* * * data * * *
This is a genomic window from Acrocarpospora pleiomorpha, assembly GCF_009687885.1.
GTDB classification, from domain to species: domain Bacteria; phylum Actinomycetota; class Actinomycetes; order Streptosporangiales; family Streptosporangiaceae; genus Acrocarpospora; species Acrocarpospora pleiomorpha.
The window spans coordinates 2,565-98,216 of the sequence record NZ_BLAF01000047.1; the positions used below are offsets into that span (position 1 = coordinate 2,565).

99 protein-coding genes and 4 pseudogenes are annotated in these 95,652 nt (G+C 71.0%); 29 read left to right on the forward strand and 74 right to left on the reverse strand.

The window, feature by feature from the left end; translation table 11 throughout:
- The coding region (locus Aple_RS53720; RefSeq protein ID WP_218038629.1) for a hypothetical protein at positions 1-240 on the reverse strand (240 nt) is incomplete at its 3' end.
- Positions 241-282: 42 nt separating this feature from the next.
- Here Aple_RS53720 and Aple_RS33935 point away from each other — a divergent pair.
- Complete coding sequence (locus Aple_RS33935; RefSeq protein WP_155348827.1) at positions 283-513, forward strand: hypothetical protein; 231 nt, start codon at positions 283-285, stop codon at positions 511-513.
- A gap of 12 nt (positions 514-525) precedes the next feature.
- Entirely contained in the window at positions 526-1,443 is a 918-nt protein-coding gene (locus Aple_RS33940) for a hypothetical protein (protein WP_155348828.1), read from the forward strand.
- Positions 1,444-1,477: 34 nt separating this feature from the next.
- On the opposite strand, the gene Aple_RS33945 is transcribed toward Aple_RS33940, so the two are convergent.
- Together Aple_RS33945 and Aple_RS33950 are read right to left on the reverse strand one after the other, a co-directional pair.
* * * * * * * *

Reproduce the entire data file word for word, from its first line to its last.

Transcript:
This is a genomic window from Acrocarpospora pleiomorpha, assembly GCF_009687885.1.
GTDB classification, from domain to species: domain Bacteria; phylum Actinomycetota; class Actinomycetes; order Streptosporangiales; family Streptosporangiaceae; genus Acrocarpospora; species Acrocarpospora pleiomorpha.
The window spans coordinates 2,565-98,216 of the sequence record NZ_BLAF01000047.1; the positions used below are offsets into that span (position 1 = coordinate 2,565).

99 protein-coding genes and 4 pseudogenes are annotated in these 95,652 nt (G+C 71.0%); 29 read left to right on the forward strand and 74 right to left on the reverse strand.

The window, feature by feature from the left end; translation table 11 throughout:
- The coding region (locus Aple_RS53720; RefSeq protein ID WP_218038629.1) for a hypothetical protein at positions 1-240 on the reverse strand (240 nt) is incomplete at its 3' end.
- Positions 241-282: 42 nt separating this feature from the next.
- Here Aple_RS53720 and Aple_RS33935 point away from each other — a divergent pair.
- Complete coding sequence (locus Aple_RS33935; RefSeq protein WP_155348827.1) at positions 283-513, forward strand: hypothetical protein; 231 nt, start codon at positions 283-285, stop codon at positions 511-513.
- A gap of 12 nt (positions 514-525) precedes the next feature.
- Entirely contained in the window at positions 526-1,443 is a 918-nt protein-coding gene (locus Aple_RS33940) for a hypothetical protein (protein WP_155348828.1), read from the forward strand.
- Positions 1,444-1,477: 34 nt separating this feature from the next.
- On the opposite strand, the gene Aple_RS33945 is transcribed toward Aple_RS33940, so the two are convergent.
- Together Aple_RS33945 and Aple_RS33950 are read right to left on the reverse strand one after the other, a co-directional pair.